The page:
A University of Stirling academic is to carry out the first environmental reconstruction of the Battle of Bannockburn site as it looked in 1314.
Dr Richard Tipping's team will research the topography of the Carse of Stirling in an attempt to recreate the surroundings of the famous battle.
The researchers have been given £120,000 by the Leverhulme Trust to carry out the work.
The study is expected to be finished by the end of August.
Mapping the site will help historians to better understand what happened, and why, during the clash between the two armies 700 years ago.
Dr Tipping said: "The terrain and ground conditions of the battle remain unknown.
"We judge Edward II's tactics on the battlefield by what we know of the topography now, but we may have done him a disservice.
"By recreating the landscape, we will assist historians to determine the ground conditions which he faced."
This is the first time carbon dating will be used to map the battle site as it was in the 14th century.
Dr Tipping added: "No-one has been able to do this before, but improvements in radio carbon dating mean that we will be able to date ground conditions to within a decade.
"We will be using scientific techniques to solve a historical problem; the story of the battle now is to explain the landscape, which plays a more important role than in most battles.
"All sorts of environmental issues affected the battle; for example, how many trees were there, where were they positioned and was Robert the Bruce hiding among them? The terrain was crucial to Edward's cavalry; was it peaty, a bog or well cultivated and drained farming land?"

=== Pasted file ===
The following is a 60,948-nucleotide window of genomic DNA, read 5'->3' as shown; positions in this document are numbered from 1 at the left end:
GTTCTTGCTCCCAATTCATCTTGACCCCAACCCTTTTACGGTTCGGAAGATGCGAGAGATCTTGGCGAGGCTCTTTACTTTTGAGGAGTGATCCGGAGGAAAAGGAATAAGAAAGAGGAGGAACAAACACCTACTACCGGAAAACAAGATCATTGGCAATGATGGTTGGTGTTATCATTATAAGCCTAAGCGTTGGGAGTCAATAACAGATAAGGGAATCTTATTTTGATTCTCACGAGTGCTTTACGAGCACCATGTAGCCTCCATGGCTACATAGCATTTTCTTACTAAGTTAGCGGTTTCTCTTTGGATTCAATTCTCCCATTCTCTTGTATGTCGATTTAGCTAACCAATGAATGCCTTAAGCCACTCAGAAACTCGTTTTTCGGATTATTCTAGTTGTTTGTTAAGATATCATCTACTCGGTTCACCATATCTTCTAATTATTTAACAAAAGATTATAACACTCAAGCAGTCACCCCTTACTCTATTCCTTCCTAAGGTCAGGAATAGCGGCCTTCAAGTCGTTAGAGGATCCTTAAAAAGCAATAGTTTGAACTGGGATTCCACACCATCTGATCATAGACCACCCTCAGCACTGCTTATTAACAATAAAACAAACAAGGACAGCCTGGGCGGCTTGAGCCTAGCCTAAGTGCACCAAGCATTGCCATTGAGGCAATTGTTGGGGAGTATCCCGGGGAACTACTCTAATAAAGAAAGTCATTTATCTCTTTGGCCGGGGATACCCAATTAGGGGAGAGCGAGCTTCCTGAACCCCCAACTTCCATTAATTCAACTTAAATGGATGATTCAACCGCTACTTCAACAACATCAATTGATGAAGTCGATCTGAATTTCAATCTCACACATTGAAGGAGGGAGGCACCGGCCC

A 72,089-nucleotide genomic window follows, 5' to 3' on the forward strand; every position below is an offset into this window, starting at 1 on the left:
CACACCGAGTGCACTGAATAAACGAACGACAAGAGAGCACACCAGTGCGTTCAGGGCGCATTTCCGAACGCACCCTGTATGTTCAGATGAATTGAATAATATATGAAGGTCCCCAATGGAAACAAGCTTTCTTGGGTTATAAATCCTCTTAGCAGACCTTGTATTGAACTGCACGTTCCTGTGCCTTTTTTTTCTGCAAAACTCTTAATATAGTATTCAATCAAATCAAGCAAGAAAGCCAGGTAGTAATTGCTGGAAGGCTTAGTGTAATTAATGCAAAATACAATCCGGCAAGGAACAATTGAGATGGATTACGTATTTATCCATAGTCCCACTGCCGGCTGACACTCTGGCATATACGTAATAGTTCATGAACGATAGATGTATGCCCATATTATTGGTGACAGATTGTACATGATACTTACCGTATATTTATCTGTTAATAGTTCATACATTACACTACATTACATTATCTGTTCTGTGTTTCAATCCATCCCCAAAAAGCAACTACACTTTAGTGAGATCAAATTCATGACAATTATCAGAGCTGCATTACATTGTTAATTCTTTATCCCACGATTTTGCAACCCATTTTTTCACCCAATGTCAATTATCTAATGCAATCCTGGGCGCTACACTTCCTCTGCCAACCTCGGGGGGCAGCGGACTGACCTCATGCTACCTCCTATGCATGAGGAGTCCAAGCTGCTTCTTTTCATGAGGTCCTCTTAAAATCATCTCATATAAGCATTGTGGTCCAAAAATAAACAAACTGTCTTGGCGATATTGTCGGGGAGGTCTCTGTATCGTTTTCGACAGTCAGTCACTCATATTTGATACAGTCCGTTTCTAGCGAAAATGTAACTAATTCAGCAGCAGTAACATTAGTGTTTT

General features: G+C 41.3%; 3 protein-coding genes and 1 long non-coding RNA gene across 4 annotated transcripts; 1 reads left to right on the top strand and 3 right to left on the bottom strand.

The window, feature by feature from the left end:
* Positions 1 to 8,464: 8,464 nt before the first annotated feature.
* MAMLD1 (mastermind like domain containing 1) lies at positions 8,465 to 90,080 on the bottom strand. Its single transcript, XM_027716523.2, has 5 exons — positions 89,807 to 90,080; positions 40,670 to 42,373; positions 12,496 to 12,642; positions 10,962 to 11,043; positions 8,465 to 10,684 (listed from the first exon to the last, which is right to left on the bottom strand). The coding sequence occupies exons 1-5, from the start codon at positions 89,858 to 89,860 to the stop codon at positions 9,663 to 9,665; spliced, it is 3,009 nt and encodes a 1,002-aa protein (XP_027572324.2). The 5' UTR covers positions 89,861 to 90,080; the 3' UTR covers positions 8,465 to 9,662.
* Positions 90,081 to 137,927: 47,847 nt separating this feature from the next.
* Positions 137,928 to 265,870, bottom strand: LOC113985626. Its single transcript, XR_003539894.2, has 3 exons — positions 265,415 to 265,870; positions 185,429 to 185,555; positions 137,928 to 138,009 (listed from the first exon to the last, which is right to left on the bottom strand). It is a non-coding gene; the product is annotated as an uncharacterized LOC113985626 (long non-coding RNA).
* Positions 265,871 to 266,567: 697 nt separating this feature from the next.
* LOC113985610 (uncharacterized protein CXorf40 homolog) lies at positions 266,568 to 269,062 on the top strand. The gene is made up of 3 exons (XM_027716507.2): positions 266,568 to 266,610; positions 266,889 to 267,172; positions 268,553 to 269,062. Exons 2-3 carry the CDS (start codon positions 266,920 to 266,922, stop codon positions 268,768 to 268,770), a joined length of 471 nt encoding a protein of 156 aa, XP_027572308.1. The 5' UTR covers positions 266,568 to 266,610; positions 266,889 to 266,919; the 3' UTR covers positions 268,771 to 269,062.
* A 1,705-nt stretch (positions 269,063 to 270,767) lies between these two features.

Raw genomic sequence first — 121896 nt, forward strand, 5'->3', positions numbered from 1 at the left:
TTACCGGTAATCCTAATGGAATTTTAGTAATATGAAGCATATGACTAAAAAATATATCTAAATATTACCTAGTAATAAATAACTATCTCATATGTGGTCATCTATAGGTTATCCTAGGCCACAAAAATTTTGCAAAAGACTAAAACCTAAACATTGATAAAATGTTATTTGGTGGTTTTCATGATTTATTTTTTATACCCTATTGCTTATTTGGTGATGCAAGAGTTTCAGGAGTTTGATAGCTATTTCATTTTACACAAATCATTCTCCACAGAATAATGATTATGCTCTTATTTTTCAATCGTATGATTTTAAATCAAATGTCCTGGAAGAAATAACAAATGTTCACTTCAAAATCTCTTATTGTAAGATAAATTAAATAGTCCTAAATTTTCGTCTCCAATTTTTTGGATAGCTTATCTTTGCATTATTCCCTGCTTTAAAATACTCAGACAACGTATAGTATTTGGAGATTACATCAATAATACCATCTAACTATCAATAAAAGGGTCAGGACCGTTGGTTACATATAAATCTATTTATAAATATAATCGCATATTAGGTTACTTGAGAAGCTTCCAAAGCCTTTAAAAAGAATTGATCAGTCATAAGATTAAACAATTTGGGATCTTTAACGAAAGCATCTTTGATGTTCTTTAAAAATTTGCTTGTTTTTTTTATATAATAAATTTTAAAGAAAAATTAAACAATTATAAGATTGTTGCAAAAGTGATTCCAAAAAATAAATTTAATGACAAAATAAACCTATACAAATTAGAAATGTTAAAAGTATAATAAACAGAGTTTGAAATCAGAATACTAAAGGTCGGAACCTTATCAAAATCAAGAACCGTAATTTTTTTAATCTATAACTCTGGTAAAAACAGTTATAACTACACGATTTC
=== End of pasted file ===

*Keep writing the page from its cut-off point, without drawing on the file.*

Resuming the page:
The research will focus on the Carse of Stirling because that is where the English army was positioned and it is assumed that the decisive second day of the battle was fought there.
Edward II's troops are thought to have camped somewhere on the Carse to the south east of Stirling Castle, a level plain imagined to have consisted of peat bog and sticky clay.
The decision to camp there has been seen as a major error on the part of the English King, as it would have hampered his cavalry, but it is not actually known what the Carse looked like in 1314.
The research will be used by the National Trust for Scotland to recreate the battlefield in a new visitor centre to be opened for the 700th anniversary celebration of the famous battle.